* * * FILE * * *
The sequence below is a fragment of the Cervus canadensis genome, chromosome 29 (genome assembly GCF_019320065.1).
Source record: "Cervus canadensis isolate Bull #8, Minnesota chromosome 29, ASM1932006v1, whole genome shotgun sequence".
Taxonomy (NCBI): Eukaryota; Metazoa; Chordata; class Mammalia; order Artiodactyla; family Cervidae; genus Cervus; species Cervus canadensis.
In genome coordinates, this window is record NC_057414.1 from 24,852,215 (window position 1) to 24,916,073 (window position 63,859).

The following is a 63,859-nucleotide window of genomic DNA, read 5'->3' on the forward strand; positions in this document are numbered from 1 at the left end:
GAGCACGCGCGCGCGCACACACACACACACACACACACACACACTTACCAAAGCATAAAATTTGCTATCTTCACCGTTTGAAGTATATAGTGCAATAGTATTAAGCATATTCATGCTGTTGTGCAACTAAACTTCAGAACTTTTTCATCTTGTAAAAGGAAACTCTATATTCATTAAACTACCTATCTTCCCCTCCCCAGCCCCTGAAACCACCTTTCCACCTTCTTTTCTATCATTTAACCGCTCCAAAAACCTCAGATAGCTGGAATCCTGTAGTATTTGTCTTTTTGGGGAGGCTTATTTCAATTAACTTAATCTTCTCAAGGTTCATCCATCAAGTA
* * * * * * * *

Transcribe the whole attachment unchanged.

The sequence below is a fragment of the Cervus canadensis genome, chromosome 29 (genome assembly GCF_019320065.1).
Source record: "Cervus canadensis isolate Bull #8, Minnesota chromosome 29, ASM1932006v1, whole genome shotgun sequence".
Taxonomy (NCBI): Eukaryota; Metazoa; Chordata; class Mammalia; order Artiodactyla; family Cervidae; genus Cervus; species Cervus canadensis.
In genome coordinates, this window is record NC_057414.1 from 24,852,215 (window position 1) to 24,916,073 (window position 63,859).

The following is a 63,859-nucleotide window of genomic DNA, read 5'->3' on the forward strand; positions in this document are numbered from 1 at the left end:
GAGCACGCGCGCGCGCACACACACACACACACACACACACACACTTACCAAAGCATAAAATTTGCTATCTTCACCGTTTGAAGTATATAGTGCAATAGTATTAAGCATATTCATGCTGTTGTGCAACTAAACTTCAGAACTTTTTCATCTTGTAAAAGGAAACTCTATATTCATTAAACTACCTATCTTCCCCTCCCCAGCCCCTGAAACCACCTTTCCACCTTCTTTTCTATCATTTAACCGCTCCAAAAACCTCAGATAGCTGGAATCCTGTAGTATTTGTCTTTTTGGGGAGGCTTATTTCAATTAACTTAATCTTCTCAAGGTTCATCCATCAAGTA